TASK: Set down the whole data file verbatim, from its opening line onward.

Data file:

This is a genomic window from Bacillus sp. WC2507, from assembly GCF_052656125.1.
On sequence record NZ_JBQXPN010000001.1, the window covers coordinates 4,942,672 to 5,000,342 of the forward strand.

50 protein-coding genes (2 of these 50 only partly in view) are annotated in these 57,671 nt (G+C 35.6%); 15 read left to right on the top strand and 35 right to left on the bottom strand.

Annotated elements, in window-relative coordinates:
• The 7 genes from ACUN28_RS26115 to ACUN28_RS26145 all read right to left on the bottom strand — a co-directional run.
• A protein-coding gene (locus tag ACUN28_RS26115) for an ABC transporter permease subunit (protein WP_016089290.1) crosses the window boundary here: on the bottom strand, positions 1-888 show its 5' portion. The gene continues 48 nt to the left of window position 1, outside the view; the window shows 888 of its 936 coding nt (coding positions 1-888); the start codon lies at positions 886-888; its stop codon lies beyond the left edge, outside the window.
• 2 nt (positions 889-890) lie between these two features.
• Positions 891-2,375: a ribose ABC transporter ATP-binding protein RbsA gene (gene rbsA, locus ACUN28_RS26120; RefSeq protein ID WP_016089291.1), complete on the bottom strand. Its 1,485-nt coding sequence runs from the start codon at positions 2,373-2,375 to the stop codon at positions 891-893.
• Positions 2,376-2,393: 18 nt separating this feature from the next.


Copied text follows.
This is a genomic window from Bacillus sp. WC2507, from assembly GCF_052656125.1.
On sequence record NZ_JBQXPN010000001.1, the window covers coordinates 4,942,672 to 5,000,342 of the forward strand.

50 protein-coding genes (2 of these 50 only partly in view) are annotated in these 57,671 nt (G+C 35.6%); 15 read left to right on the top strand and 35 right to left on the bottom strand.

Annotated elements, in window-relative coordinates:
• The 7 genes from ACUN28_RS26115 to ACUN28_RS26145 all read right to left on the bottom strand — a co-directional run.
• A protein-coding gene (locus tag ACUN28_RS26115) for an ABC transporter permease subunit (protein WP_016089290.1) crosses the window boundary here: on the bottom strand, positions 1-888 show its 5' portion. The gene continues 48 nt to the left of window position 1, outside the view; the window shows 888 of its 936 coding nt (coding positions 1-888); the start codon lies at positions 886-888; its stop codon lies beyond the left edge, outside the window.
• 2 nt (positions 889-890) lie between these two features.
• Positions 891-2,375: a ribose ABC transporter ATP-binding protein RbsA gene (gene rbsA, locus ACUN28_RS26120; RefSeq protein ID WP_016089291.1), complete on the bottom strand. Its 1,485-nt coding sequence runs from the start codon at positions 2,373-2,375 to the stop codon at positions 891-893.
• Positions 2,376-2,393: 18 nt separating this feature from the next.